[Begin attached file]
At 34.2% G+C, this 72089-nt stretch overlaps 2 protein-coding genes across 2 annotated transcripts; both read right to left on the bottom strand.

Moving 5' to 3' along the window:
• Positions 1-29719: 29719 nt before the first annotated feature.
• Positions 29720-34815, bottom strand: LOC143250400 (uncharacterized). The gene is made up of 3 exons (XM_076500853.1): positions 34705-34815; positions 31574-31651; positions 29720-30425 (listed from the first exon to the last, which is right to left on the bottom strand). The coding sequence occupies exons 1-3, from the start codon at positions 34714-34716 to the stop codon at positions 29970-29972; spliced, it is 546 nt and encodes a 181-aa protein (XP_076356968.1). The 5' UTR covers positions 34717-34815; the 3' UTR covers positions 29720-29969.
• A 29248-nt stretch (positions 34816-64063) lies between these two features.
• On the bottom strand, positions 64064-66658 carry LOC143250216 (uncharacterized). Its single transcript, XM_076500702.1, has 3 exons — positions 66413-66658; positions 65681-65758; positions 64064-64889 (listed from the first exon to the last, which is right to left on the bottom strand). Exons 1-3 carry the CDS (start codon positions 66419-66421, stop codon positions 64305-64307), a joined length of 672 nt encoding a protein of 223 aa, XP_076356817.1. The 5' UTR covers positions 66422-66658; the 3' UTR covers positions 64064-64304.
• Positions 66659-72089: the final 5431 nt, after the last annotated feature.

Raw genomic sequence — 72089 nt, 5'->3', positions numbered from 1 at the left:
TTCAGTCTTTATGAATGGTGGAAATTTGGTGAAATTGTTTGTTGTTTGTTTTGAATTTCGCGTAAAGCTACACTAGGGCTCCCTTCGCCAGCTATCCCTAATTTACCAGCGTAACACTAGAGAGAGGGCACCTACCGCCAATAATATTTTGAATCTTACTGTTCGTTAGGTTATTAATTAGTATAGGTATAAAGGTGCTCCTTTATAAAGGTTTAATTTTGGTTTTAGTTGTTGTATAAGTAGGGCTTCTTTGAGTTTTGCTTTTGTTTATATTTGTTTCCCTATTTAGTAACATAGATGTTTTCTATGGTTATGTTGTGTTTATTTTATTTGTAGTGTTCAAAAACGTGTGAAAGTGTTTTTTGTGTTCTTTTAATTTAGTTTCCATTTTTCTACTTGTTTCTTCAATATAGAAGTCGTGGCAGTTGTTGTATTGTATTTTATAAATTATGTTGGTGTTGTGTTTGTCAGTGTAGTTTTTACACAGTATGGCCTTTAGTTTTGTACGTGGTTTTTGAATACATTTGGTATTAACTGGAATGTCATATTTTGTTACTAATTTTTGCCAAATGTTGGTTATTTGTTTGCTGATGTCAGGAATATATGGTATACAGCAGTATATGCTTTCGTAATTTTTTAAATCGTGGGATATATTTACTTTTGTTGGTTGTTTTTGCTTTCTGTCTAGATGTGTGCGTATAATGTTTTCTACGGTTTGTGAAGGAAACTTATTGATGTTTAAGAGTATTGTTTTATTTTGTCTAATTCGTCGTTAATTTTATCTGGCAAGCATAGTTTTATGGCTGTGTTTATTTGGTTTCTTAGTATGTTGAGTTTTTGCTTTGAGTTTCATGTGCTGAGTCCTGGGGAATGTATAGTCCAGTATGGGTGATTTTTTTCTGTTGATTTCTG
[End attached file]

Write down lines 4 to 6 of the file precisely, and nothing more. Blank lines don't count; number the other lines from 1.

• Positions 29720-34815, bottom strand: LOC143250400 (uncharacterized). The gene is made up of 3 exons (XM_076500853.1): positions 34705-34815; positions 31574-31651; positions 29720-30425 (listed from the first exon to the last, which is right to left on the bottom strand). The coding sequence occupies exons 1-3, from the start codon at positions 34714-34716 to the stop codon at positions 29970-29972; spliced, it is 546 nt and encodes a 181-aa protein (XP_076356968.1). The 5' UTR covers positions 34717-34815; the 3' UTR covers positions 29720-29969.
• A 29248-nt stretch (positions 34816-64063) lies between these two features.
• On the bottom strand, positions 64064-66658 carry LOC143250216 (uncharacterized). Its single transcript, XM_076500702.1, has 3 exons — positions 66413-66658; positions 65681-65758; positions 64064-64889 (listed from the first exon to the last, which is right to left on the bottom strand). Exons 1-3 carry the CDS (start codon positions 66419-66421, stop codon positions 64305-64307), a joined length of 672 nt encoding a protein of 223 aa, XP_076356817.1. The 5' UTR covers positions 66422-66658; the 3' UTR covers positions 64064-64304.